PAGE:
Unit economy: what it is and how to calculate it



Unit economics is the accounting of the direct income and expenses of a particular business measured per unit of output. This unit can be any product or service that can be quantified and adds value to the business. The use of unit economics calculations makes it easier to forecast key indicators such as break-even point and gross profit. It is likely that most companies use the concept of unit economics, at least at a basic level, even if they are not aware of the term. However, a deeper understanding and effort is required to fully exploit the benefits of the unit economics model.

What is unit economics?

The success of any business is challenging and often difficult to estimate accurately. However, the concept of unit economics provides a simple approach to assessing profitability by analysing the costs associated with each individual unit or customer and comparing them with the revenue generated from that customer or unit.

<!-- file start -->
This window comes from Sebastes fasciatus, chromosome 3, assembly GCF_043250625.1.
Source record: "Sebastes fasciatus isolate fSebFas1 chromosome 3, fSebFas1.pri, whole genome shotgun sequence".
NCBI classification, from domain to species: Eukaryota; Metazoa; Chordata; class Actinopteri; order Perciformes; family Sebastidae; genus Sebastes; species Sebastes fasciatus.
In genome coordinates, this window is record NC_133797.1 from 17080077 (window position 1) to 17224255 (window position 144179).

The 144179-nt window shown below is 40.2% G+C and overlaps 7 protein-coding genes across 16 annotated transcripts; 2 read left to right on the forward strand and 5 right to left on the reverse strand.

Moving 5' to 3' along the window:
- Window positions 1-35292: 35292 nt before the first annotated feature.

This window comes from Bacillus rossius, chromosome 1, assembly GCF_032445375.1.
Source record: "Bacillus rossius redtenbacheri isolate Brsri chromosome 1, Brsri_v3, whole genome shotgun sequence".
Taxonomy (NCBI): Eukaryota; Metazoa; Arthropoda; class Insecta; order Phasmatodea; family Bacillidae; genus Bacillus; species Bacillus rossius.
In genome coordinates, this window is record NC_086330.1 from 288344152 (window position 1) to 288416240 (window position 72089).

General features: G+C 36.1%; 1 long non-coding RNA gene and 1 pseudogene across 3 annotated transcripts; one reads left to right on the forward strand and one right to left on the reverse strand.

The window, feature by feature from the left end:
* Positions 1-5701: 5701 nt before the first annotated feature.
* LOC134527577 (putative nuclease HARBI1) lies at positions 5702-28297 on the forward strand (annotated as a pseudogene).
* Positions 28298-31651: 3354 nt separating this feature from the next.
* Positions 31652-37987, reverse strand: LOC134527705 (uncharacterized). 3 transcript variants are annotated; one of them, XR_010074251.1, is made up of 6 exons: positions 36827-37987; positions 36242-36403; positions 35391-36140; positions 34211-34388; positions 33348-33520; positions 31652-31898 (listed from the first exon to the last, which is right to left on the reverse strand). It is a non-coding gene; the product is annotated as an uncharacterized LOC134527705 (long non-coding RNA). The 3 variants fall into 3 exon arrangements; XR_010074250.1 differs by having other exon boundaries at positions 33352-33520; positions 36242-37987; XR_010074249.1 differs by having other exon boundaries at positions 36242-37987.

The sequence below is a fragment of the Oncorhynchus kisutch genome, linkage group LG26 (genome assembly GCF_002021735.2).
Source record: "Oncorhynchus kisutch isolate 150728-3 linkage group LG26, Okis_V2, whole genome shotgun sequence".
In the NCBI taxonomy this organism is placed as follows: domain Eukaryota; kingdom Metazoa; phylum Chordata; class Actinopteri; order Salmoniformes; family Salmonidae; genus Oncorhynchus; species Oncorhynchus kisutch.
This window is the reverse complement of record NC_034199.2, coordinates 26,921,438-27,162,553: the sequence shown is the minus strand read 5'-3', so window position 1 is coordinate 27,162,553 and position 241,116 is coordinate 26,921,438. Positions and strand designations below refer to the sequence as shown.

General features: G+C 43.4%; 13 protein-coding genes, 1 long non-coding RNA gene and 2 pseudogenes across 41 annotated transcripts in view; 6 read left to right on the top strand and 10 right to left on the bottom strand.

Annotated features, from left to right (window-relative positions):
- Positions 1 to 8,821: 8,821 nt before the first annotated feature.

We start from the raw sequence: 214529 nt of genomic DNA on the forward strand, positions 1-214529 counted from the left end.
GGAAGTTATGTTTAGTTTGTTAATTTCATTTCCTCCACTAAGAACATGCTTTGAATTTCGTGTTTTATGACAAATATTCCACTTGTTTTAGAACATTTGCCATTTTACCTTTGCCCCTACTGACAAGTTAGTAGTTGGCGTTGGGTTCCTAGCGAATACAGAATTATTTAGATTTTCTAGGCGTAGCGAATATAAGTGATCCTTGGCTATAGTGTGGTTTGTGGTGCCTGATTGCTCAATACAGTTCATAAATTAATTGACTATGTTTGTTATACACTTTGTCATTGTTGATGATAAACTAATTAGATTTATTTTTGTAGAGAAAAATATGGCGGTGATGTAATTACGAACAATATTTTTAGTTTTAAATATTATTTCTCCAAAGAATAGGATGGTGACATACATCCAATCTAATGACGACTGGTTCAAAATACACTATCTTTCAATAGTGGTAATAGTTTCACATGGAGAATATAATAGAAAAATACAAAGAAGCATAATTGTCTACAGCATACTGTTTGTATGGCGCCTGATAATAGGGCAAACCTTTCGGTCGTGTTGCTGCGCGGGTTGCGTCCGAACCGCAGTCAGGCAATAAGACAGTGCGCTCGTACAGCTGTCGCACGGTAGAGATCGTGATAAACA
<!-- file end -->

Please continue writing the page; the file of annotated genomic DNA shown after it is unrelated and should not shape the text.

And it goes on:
In unit economics, a 'unit' is defined as a customer, product, service or other item for which the costs and revenues associated with its sale can be calculated.

For example, for a retailer, unit economics is defined as the profit it makes on each sale to each customer divided by the costs associated with that sale.

Similarly, for a ride-sharing platform, unit economics is calculated as the revenue generated by each individual ride divided by the costs associated with that ride.

In general terms, unit economics answers the key question: can a company generate more revenue from each customer than it costs to acquire them? This simple but important principle is becoming an essential tool for entrepreneurs, start-ups and businesses. It helps to evaluate a business model, determine which customers or products are most profitable, predict future profits and optimise the use of resources.